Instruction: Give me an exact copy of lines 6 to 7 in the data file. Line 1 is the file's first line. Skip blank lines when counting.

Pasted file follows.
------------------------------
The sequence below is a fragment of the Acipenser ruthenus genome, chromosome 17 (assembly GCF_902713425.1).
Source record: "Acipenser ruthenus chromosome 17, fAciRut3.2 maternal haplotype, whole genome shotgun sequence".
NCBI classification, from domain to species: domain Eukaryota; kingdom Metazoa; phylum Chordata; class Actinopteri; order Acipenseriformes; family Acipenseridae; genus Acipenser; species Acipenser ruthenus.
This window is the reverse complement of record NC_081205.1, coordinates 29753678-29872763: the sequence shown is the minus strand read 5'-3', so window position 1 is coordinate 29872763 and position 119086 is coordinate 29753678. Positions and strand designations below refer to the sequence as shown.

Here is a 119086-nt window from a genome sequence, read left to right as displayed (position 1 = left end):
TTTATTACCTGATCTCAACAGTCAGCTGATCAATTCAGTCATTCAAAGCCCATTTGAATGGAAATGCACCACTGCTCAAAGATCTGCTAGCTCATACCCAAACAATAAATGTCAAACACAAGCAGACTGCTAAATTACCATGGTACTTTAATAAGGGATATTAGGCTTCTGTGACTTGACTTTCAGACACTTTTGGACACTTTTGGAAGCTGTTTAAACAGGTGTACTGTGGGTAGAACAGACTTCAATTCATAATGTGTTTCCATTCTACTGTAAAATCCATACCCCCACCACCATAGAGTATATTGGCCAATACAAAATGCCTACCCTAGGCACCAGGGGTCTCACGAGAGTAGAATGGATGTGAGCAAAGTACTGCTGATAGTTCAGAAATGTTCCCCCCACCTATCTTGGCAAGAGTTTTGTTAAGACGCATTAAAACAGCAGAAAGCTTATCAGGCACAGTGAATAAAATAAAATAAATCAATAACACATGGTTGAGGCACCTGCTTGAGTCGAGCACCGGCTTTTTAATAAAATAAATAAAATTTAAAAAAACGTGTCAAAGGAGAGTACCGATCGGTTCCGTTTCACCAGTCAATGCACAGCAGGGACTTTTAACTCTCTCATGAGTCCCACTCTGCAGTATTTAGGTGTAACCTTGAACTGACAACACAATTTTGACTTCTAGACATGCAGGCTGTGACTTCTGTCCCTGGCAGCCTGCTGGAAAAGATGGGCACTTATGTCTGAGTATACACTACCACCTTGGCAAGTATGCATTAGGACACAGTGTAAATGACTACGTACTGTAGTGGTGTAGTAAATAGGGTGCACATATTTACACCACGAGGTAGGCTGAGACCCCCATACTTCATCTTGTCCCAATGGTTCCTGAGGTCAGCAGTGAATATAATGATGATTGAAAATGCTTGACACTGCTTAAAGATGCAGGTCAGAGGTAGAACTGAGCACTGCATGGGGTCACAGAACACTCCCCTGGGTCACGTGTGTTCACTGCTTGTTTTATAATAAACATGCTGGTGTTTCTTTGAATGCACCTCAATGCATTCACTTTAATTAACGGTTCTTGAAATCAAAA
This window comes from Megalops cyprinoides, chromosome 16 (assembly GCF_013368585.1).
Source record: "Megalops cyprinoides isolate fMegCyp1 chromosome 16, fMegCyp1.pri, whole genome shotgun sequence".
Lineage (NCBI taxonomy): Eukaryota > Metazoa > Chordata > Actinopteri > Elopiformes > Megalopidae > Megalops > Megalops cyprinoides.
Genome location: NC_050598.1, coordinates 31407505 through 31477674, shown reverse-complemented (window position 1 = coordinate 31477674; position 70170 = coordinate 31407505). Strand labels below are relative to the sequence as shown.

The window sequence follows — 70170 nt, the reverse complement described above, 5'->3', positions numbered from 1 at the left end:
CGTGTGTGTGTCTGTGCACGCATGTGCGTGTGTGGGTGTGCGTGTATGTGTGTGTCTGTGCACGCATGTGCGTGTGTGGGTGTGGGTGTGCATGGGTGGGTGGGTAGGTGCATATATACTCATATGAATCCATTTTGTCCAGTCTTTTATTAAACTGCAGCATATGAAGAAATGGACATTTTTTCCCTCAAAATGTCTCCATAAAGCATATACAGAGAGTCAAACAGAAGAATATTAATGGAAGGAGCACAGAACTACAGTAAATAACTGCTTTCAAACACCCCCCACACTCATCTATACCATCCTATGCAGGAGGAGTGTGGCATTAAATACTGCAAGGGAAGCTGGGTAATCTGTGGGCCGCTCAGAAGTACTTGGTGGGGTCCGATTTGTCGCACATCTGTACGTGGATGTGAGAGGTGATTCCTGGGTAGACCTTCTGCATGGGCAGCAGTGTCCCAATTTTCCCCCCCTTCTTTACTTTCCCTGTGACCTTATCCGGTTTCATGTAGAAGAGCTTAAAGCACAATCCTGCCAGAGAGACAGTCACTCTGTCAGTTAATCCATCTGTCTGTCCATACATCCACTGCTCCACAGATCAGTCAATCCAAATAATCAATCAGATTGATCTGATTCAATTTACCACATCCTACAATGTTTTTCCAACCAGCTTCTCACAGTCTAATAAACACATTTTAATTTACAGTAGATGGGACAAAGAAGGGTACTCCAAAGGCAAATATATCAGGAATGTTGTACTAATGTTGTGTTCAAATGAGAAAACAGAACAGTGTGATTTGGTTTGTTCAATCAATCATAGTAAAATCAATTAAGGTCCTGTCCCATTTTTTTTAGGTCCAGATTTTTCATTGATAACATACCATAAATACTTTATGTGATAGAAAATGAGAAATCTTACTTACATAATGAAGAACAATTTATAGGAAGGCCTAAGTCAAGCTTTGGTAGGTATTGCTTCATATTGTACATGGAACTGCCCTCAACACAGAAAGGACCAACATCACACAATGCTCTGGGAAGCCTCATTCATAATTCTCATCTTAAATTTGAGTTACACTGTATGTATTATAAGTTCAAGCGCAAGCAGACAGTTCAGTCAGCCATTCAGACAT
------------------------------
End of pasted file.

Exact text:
TTTATTACCTGATCTCAACAGTCAGCTGATCAATTCAGTCATTCAAAGCCCATTTGAATGGAAATGCACCACTGCTCAAAGATCTGCTAGCTCATACCCAAACAATAAATGTCAAACACAAGCAGACTGCTAAATTACCATGGTACTTTAATAAGGGATATTAGGCTTCTGTGACTTGACTTTCAGACACTTTTGGACACTTTTGGAAGCTGTTTAAACAGGTGTACTGTGGGTAGAACAGACTTCAATTCATAATGTGTTTCCATTCTACTGTAAAATCCATACCCCCACCACCATAGAGTATATTGGCCAATACAAAATGCCTACCCTAGGCACCAGGGGTCTCACGAGAGTAGAATGGATGTGAGCAAAGTACTGCTGATAGTTCAGAAATGTTCCCCCCACCTATCTTGGCAAGAGTTTTGTTAAGACGCATTAAAACAGCAGAAAGCTTATCAGGCACAGTGAATAAAATAAAATAAATCAATAACACATGGTTGAGGCACCTGCTTGAGTCGAGCACCGGCTTTTTAATAAAATAAATAAAATTTAAAAAAACGTGTCAAAGGAGAGTACCGATCGGTTCCGTTTCACCAGTCAATGCACAGCAGGGACTTTTAACTCTCTCATGAGTCCCACTCTGCAGTATTTAGGTGTAACCTTGAACTGACAACACAATTTTGACTTCTAGACATGCAGGCTGTGACTTCTGTCCCTGGCAGCCTGCTGGAAAAGATGGGCACTTATGTCTGAGTATACACTACCACCTTGGCAAGTATGCATTAGGACACAGTGTAAATGACTACGTACTGTAGTGGTGTAGTAAATAGGGTGCACATATTTACACCACGAGGTAGGCTGAGACCCCCATACTTCATCTTGTCCCAATGGTTCCTGAGGTCAGCAGTGAATATAATGATGATTGAAAATGCTTGACACTGCTTAAAGATGCAGGTCAGAGGTAGAACTGAGCACTGCATGGGGTCACAGAACACTCCCCTGGGTCACGTGTGTTCACTGCTTGTTTTATAATAAACATGCTGGTGTTTCTTTGAATGCACCTCAATGCATTCACTTTAATTAACGGTTCTTGAAATCAAAA
This window comes from Megalops cyprinoides, chromosome 16 (assembly GCF_013368585.1).